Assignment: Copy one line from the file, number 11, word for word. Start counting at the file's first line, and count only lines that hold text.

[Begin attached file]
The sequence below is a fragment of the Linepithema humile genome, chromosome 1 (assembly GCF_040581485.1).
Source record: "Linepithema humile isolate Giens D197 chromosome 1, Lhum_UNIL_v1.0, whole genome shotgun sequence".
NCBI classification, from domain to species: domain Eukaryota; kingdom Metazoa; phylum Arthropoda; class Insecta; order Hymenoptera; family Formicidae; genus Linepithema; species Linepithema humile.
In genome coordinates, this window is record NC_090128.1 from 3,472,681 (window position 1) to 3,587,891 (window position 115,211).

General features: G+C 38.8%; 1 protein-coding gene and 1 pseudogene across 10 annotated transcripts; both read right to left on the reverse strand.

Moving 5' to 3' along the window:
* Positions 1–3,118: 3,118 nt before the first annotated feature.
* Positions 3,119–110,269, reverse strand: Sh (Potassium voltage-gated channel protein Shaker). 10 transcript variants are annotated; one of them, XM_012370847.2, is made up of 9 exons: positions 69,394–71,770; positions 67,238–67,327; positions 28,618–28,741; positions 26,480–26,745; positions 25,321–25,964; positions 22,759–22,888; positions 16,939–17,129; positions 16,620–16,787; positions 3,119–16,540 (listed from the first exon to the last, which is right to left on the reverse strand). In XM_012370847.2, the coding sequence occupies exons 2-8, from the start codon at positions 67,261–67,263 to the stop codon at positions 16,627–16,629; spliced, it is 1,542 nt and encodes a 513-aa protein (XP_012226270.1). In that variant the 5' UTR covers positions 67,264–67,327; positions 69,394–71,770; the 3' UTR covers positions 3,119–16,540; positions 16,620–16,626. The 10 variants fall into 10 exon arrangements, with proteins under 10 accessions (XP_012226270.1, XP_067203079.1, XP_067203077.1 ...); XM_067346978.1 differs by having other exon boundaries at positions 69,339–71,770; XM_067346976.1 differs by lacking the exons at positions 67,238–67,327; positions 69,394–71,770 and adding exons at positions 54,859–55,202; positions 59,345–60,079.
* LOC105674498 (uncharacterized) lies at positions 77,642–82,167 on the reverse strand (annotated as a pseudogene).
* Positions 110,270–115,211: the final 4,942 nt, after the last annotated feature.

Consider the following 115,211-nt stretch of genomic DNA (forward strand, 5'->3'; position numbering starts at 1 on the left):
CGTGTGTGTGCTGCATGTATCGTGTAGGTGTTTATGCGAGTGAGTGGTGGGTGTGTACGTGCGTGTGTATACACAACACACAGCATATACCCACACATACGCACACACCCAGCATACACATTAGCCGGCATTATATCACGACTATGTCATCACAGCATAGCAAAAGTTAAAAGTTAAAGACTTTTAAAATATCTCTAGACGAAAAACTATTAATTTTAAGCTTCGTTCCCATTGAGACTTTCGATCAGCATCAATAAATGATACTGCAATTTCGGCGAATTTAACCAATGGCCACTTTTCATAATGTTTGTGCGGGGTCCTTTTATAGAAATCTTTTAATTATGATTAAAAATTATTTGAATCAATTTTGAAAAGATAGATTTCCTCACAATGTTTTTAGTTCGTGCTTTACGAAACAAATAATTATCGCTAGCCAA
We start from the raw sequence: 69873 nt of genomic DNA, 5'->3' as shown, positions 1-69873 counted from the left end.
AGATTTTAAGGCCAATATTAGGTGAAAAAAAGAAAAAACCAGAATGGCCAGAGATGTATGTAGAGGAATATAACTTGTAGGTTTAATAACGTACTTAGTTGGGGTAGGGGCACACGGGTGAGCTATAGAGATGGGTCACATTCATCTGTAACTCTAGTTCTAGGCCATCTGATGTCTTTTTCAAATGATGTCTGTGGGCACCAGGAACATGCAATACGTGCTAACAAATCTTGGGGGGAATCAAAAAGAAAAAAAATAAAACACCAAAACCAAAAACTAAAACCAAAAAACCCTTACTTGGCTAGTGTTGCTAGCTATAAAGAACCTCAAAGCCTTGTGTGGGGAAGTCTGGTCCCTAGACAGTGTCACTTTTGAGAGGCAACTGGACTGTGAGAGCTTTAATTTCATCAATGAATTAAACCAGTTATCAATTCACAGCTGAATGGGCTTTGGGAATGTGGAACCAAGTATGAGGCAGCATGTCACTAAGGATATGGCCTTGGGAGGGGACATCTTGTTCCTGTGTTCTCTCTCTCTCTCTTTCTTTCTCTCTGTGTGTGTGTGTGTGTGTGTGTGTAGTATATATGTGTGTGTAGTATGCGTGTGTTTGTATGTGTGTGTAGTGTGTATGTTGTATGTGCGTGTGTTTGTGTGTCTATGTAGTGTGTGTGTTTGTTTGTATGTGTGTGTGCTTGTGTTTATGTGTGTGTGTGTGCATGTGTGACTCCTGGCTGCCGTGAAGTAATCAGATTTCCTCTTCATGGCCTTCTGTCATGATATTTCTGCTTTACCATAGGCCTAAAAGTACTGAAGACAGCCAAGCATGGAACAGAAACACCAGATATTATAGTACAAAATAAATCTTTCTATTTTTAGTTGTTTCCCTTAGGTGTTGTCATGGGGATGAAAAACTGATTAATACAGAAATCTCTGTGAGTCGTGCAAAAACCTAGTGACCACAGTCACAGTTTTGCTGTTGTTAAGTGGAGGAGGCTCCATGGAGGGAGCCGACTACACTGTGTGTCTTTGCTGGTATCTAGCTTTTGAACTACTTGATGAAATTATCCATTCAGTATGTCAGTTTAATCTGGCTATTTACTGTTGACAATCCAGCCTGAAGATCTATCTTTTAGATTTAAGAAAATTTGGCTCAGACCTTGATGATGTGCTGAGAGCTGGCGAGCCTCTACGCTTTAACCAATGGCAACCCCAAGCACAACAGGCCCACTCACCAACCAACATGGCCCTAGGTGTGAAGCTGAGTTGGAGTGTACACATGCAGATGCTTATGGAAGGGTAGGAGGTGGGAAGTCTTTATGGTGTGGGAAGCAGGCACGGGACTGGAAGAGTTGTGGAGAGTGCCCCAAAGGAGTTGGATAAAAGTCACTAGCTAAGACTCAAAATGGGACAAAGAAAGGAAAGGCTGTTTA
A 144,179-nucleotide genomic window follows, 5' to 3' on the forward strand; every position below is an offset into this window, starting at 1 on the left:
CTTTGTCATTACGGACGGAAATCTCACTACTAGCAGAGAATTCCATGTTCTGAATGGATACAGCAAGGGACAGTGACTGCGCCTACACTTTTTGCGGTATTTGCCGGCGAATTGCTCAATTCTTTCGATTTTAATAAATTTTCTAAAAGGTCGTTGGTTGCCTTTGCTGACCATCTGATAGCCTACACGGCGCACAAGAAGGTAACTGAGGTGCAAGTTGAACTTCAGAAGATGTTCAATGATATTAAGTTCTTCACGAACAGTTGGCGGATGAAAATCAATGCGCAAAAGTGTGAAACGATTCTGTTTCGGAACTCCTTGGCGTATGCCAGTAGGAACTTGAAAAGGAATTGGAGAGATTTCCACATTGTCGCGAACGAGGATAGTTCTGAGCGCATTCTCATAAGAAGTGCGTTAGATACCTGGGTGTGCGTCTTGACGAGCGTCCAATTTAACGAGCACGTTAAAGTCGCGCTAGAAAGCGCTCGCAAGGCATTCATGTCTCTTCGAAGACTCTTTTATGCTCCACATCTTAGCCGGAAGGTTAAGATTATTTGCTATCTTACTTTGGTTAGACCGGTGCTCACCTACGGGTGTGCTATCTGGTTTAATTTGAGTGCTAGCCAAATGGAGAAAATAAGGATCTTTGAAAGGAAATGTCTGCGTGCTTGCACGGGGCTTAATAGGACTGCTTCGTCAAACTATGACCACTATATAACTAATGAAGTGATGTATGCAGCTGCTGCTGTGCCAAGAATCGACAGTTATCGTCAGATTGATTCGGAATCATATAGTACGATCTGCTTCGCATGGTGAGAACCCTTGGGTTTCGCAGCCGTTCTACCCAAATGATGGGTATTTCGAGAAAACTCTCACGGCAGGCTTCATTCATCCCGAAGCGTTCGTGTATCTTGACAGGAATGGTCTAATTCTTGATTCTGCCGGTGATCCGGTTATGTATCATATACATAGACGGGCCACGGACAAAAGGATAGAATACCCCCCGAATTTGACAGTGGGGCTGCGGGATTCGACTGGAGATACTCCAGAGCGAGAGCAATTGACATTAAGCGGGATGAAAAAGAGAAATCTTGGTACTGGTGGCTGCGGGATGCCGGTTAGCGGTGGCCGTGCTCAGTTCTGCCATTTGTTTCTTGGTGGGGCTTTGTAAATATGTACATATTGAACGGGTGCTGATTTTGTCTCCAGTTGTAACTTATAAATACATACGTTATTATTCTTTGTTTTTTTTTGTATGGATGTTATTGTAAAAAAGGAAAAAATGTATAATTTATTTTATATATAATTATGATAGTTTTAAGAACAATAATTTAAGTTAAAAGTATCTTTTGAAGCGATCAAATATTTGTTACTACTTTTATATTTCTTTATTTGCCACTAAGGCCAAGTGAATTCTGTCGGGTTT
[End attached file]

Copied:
Consider the following 115,211-nt stretch of genomic DNA (forward strand, 5'->3'; position numbering starts at 1 on the left):